2. Bishops, as they are established by Law in England, are purely the Kings subordinate Ministers in the management of Ecclestastical affairs which his Majesty may conferr upon whae Order of men he pleases, though they be as [Page 3] much Lay persons at you or I am. It is therefore very injurious to the Kings Authority, to aver that he could not otherwayes uphold and maintain it, than by preserving the undue, and as some think Antichristian Dignity and prelation of his inferiour Officers; So that one of these two consequen­ces do inevitably follow, either that Christ left no Episcopal Power and Ministers in his Church, or else that by the Law established in Eng­land, it and they are utterly suppressed; and the Bishops in all acts of Preaching, Baptizing, Consecrating, Ordaining &c. are not Christs but purely the Kings Ministers. And in truth I do not know any thing which hath rendred Christianity, and all Christian Religion, nay, and Gods taking our Nature upon him, to redeem and save mankind, so vile as this argument hath done. I desire to be satisfied as a Christian, to know what Christ hath established, that does any way repugn my duty as a man which I ow my King. I am sure he most certainly and positively commands all obedience to Kings and higher Powers. I am sure the Administration of the Sacrament, the Preaching of Christ crucified, the Burial of the Dead, and consecrating proper places for Gods Worship and Service, and Ordaining separated persons for such purposes, no way hinders the Kings Supremany over all the persons of his Subjects; even in these very cases; but they are as much his Subjects, after such Or­dination as before. Nay I affirm, that in a Church planted; the free exercise of this power in all Kings Dominions, and all Glebes, and endowments whatsoever are Donations and Concessions from them, Nor was the practice of Christians (when there was a Christian Church and no Christian State, though D. E. thinks it absurd and insignificant to distinguish them) ever better to Princes in their obedience than in the primitive times.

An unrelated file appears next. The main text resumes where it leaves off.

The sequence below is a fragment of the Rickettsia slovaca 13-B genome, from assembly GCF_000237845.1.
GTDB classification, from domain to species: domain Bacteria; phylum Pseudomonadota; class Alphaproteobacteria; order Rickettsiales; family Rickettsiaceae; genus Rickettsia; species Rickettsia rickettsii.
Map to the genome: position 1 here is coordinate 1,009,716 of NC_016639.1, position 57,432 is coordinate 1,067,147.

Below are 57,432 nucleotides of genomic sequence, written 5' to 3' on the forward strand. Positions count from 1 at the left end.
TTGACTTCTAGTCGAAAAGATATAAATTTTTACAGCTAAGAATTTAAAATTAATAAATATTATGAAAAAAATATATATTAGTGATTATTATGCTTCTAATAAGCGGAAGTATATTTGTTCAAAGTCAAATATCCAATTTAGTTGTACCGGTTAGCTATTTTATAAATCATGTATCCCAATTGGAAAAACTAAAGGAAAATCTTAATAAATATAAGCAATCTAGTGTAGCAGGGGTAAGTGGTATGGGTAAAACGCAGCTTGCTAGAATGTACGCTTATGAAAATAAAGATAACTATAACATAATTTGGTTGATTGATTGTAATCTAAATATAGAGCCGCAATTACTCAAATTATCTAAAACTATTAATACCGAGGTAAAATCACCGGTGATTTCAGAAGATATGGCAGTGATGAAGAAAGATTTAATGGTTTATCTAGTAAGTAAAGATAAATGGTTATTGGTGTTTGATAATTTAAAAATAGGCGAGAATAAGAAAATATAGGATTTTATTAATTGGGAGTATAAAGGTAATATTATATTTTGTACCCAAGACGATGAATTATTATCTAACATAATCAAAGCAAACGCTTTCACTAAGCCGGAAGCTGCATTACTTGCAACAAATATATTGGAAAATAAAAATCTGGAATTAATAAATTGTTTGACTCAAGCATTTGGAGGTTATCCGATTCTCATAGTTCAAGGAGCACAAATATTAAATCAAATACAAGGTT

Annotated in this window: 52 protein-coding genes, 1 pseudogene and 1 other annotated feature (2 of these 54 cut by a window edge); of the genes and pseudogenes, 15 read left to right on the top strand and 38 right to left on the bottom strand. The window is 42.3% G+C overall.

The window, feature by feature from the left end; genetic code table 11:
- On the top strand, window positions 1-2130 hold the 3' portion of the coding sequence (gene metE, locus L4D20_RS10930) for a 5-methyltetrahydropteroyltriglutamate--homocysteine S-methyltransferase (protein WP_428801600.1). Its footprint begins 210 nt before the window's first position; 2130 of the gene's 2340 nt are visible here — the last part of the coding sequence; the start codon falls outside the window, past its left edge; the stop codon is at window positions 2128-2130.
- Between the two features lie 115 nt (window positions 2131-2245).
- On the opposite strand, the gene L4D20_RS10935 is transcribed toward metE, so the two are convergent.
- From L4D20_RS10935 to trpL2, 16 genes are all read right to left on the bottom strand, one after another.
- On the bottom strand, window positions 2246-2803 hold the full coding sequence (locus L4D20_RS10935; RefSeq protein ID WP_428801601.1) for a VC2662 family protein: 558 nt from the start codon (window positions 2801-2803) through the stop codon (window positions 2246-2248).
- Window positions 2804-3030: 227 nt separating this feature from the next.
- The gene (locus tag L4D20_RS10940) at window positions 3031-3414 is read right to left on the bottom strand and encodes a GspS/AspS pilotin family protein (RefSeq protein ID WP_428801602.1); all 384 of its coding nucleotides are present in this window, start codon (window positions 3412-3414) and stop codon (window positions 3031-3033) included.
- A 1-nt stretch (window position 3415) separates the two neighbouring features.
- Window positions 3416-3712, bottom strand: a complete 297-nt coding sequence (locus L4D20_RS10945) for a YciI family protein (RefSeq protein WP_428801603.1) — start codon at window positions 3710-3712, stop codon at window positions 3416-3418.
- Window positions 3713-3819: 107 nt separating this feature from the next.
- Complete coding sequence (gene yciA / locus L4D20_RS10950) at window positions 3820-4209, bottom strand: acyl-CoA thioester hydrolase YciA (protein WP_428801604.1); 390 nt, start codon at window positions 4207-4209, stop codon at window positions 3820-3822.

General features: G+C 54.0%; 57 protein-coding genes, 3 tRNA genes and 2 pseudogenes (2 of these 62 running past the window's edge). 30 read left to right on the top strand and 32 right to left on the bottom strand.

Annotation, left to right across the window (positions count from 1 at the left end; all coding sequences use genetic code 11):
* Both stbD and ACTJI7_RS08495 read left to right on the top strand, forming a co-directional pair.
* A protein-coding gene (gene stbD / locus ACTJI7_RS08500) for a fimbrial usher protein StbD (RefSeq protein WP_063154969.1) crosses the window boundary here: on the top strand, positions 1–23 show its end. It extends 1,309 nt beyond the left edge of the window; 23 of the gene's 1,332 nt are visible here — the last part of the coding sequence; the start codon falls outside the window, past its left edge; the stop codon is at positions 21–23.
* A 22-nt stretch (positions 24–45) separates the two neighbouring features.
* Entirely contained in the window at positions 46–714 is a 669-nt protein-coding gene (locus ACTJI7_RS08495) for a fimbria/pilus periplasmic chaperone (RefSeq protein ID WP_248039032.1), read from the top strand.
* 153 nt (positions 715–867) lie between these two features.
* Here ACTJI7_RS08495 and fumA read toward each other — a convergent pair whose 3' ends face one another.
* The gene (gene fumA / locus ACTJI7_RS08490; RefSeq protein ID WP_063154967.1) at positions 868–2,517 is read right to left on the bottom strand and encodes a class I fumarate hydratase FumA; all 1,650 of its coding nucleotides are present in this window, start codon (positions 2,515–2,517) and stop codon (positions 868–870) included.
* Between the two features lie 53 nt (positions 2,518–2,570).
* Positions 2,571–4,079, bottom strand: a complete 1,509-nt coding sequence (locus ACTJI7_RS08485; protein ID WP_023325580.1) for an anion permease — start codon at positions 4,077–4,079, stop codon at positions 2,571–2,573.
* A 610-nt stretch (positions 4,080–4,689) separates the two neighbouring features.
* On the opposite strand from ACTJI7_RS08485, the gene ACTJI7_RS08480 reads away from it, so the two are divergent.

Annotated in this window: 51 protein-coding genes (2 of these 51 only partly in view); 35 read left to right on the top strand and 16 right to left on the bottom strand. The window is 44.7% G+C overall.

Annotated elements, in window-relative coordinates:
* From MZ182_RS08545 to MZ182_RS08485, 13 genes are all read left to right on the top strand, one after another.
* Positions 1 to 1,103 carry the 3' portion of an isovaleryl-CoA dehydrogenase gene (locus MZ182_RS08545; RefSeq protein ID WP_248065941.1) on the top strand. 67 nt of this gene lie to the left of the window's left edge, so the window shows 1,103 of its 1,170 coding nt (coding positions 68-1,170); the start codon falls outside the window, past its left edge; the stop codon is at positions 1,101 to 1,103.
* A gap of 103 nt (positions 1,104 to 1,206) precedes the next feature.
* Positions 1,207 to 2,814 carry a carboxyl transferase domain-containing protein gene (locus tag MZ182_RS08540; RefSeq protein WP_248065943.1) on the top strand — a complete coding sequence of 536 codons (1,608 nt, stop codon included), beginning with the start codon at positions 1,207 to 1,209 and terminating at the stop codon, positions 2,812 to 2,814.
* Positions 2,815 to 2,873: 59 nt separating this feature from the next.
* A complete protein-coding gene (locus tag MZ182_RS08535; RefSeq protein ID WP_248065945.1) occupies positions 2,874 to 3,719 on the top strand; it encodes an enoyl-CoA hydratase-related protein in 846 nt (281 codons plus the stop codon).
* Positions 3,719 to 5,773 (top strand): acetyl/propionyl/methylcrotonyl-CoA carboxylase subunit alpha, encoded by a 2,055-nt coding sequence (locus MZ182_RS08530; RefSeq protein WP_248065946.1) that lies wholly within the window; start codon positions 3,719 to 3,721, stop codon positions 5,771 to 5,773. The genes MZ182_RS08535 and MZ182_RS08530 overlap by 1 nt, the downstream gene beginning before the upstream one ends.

Having thus shewed that the Bishops, nor any thing ordained by our Saviour, is any ways injurious to the King. I desire the Reader to take notice how much D. E. hath verified his Judgement for the Order of Bishops, which makes it a meer Civil Sanction, and so hath not any dependence on, or creation by Christ.